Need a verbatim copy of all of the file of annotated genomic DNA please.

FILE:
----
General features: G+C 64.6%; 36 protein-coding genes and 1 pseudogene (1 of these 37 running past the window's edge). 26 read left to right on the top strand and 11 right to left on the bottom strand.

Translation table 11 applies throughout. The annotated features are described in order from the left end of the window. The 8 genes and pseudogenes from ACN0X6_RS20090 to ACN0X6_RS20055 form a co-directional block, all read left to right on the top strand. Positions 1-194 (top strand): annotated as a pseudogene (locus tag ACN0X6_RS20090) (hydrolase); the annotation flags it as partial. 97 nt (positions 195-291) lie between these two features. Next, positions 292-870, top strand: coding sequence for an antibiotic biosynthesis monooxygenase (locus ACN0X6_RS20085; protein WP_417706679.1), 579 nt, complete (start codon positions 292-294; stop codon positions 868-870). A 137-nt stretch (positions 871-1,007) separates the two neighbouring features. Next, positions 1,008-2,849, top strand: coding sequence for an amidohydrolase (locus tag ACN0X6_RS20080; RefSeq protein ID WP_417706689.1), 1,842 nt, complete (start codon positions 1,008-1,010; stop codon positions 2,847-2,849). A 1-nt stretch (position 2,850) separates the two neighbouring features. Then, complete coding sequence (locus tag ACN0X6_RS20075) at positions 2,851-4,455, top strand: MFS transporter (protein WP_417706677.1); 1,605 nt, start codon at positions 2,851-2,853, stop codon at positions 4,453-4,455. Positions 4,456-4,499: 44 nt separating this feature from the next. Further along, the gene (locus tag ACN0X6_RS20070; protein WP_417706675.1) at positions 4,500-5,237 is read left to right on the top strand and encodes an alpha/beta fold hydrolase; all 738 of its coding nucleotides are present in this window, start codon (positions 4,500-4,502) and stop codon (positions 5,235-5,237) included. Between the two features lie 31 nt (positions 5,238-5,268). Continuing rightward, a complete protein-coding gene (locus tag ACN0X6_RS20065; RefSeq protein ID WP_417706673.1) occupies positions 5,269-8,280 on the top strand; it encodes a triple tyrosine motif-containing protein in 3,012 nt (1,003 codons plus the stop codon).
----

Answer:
General features: G+C 64.6%; 36 protein-coding genes and 1 pseudogene (1 of these 37 running past the window's edge). 26 read left to right on the top strand and 11 right to left on the bottom strand.

Translation table 11 applies throughout. The annotated features are described in order from the left end of the window. The 8 genes and pseudogenes from ACN0X6_RS20090 to ACN0X6_RS20055 form a co-directional block, all read left to right on the top strand. Positions 1-194 (top strand): annotated as a pseudogene (locus tag ACN0X6_RS20090) (hydrolase); the annotation flags it as partial. 97 nt (positions 195-291) lie between these two features. Next, positions 292-870, top strand: coding sequence for an antibiotic biosynthesis monooxygenase (locus ACN0X6_RS20085; protein WP_417706679.1), 579 nt, complete (start codon positions 292-294; stop codon positions 868-870). A 137-nt stretch (positions 871-1,007) separates the two neighbouring features. Next, positions 1,008-2,849, top strand: coding sequence for an amidohydrolase (locus tag ACN0X6_RS20080; RefSeq protein ID WP_417706689.1), 1,842 nt, complete (start codon positions 1,008-1,010; stop codon positions 2,847-2,849). A 1-nt stretch (position 2,850) separates the two neighbouring features. Then, complete coding sequence (locus tag ACN0X6_RS20075) at positions 2,851-4,455, top strand: MFS transporter (protein WP_417706677.1); 1,605 nt, start codon at positions 2,851-2,853, stop codon at positions 4,453-4,455. Positions 4,456-4,499: 44 nt separating this feature from the next. Further along, the gene (locus tag ACN0X6_RS20070; protein WP_417706675.1) at positions 4,500-5,237 is read left to right on the top strand and encodes an alpha/beta fold hydrolase; all 738 of its coding nucleotides are present in this window, start codon (positions 4,500-4,502) and stop codon (positions 5,235-5,237) included. Between the two features lie 31 nt (positions 5,238-5,268). Continuing rightward, a complete protein-coding gene (locus tag ACN0X6_RS20065; RefSeq protein ID WP_417706673.1) occupies positions 5,269-8,280 on the top strand; it encodes a triple tyrosine motif-containing protein in 3,012 nt (1,003 codons plus the stop codon).